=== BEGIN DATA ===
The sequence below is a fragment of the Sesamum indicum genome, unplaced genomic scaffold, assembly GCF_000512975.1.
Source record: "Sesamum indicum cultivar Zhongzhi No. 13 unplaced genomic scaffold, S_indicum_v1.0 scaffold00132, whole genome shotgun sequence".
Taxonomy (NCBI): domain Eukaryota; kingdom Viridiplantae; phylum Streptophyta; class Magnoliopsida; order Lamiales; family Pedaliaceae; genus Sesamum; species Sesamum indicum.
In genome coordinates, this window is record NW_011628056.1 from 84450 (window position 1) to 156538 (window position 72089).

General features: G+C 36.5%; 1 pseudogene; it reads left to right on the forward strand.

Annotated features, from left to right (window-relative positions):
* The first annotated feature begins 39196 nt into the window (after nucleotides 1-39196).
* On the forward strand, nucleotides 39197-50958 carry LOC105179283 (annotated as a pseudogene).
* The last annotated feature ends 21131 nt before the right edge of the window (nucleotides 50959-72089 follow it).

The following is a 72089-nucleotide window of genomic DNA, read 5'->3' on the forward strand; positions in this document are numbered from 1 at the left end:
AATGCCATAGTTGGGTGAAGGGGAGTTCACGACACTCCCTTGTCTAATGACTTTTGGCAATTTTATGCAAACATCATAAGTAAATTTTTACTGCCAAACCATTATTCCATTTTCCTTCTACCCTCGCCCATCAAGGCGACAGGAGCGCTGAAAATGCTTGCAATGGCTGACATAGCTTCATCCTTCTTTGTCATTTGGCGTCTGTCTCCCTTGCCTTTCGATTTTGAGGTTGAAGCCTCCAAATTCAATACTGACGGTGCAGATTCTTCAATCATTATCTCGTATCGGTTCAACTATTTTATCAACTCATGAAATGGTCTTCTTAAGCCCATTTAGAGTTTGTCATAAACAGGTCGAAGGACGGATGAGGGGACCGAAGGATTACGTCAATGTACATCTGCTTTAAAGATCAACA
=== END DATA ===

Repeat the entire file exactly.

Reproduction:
The sequence below is a fragment of the Sesamum indicum genome, unplaced genomic scaffold, assembly GCF_000512975.1.
Source record: "Sesamum indicum cultivar Zhongzhi No. 13 unplaced genomic scaffold, S_indicum_v1.0 scaffold00132, whole genome shotgun sequence".
Taxonomy (NCBI): domain Eukaryota; kingdom Viridiplantae; phylum Streptophyta; class Magnoliopsida; order Lamiales; family Pedaliaceae; genus Sesamum; species Sesamum indicum.
In genome coordinates, this window is record NW_011628056.1 from 84450 (window position 1) to 156538 (window position 72089).

General features: G+C 36.5%; 1 pseudogene; it reads left to right on the forward strand.

Annotated features, from left to right (window-relative positions):
* The first annotated feature begins 39196 nt into the window (after nucleotides 1-39196).
* On the forward strand, nucleotides 39197-50958 carry LOC105179283 (annotated as a pseudogene).
* The last annotated feature ends 21131 nt before the right edge of the window (nucleotides 50959-72089 follow it).

The following is a 72089-nucleotide window of genomic DNA, read 5'->3' on the forward strand; positions in this document are numbered from 1 at the left end:
AATGCCATAGTTGGGTGAAGGGGAGTTCACGACACTCCCTTGTCTAATGACTTTTGGCAATTTTATGCAAACATCATAAGTAAATTTTTACTGCCAAACCATTATTCCATTTTCCTTCTACCCTCGCCCATCAAGGCGACAGGAGCGCTGAAAATGCTTGCAATGGCTGACATAGCTTCATCCTTCTTTGTCATTTGGCGTCTGTCTCCCTTGCCTTTCGATTTTGAGGTTGAAGCCTCCAAATTCAATACTGACGGTGCAGATTCTTCAATCATTATCTCGTATCGGTTCAACTATTTTATCAACTCATGAAATGGTCTTCTTAAGCCCATTTAGAGTTTGTCATAAACAGGTCGAAGGACGGATGAGGGGACCGAAGGATTACGTCAATGTACATCTGCTTTAAAGATCAACA